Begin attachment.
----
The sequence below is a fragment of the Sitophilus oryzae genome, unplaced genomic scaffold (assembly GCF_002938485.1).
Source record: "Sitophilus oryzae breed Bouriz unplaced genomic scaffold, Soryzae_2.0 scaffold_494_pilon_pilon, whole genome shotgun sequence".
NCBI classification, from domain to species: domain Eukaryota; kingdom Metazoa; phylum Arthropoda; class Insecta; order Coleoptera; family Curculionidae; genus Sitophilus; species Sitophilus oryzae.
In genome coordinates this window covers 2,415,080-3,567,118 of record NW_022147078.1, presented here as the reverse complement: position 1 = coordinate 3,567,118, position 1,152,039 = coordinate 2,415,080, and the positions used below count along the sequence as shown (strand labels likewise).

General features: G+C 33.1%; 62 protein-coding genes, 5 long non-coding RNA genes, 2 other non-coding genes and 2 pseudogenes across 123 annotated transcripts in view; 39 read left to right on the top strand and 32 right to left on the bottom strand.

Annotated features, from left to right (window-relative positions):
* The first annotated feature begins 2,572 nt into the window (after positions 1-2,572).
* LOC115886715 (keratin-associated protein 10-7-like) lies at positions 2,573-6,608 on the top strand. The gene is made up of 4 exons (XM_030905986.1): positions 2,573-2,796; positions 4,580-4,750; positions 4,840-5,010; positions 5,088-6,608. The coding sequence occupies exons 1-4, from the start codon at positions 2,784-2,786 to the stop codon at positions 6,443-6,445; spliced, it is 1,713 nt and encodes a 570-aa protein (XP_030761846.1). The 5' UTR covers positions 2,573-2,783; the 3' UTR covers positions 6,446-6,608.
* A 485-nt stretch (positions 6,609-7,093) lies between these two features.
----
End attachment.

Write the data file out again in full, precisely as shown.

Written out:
The sequence below is a fragment of the Sitophilus oryzae genome, unplaced genomic scaffold (assembly GCF_002938485.1).
Source record: "Sitophilus oryzae breed Bouriz unplaced genomic scaffold, Soryzae_2.0 scaffold_494_pilon_pilon, whole genome shotgun sequence".
NCBI classification, from domain to species: domain Eukaryota; kingdom Metazoa; phylum Arthropoda; class Insecta; order Coleoptera; family Curculionidae; genus Sitophilus; species Sitophilus oryzae.
In genome coordinates this window covers 2,415,080-3,567,118 of record NW_022147078.1, presented here as the reverse complement: position 1 = coordinate 3,567,118, position 1,152,039 = coordinate 2,415,080, and the positions used below count along the sequence as shown (strand labels likewise).

General features: G+C 33.1%; 62 protein-coding genes, 5 long non-coding RNA genes, 2 other non-coding genes and 2 pseudogenes across 123 annotated transcripts in view; 39 read left to right on the top strand and 32 right to left on the bottom strand.

Annotated features, from left to right (window-relative positions):
* The first annotated feature begins 2,572 nt into the window (after positions 1-2,572).
* LOC115886715 (keratin-associated protein 10-7-like) lies at positions 2,573-6,608 on the top strand. The gene is made up of 4 exons (XM_030905986.1): positions 2,573-2,796; positions 4,580-4,750; positions 4,840-5,010; positions 5,088-6,608. The coding sequence occupies exons 1-4, from the start codon at positions 2,784-2,786 to the stop codon at positions 6,443-6,445; spliced, it is 1,713 nt and encodes a 570-aa protein (XP_030761846.1). The 5' UTR covers positions 2,573-2,783; the 3' UTR covers positions 6,446-6,608.
* A 485-nt stretch (positions 6,609-7,093) lies between these two features.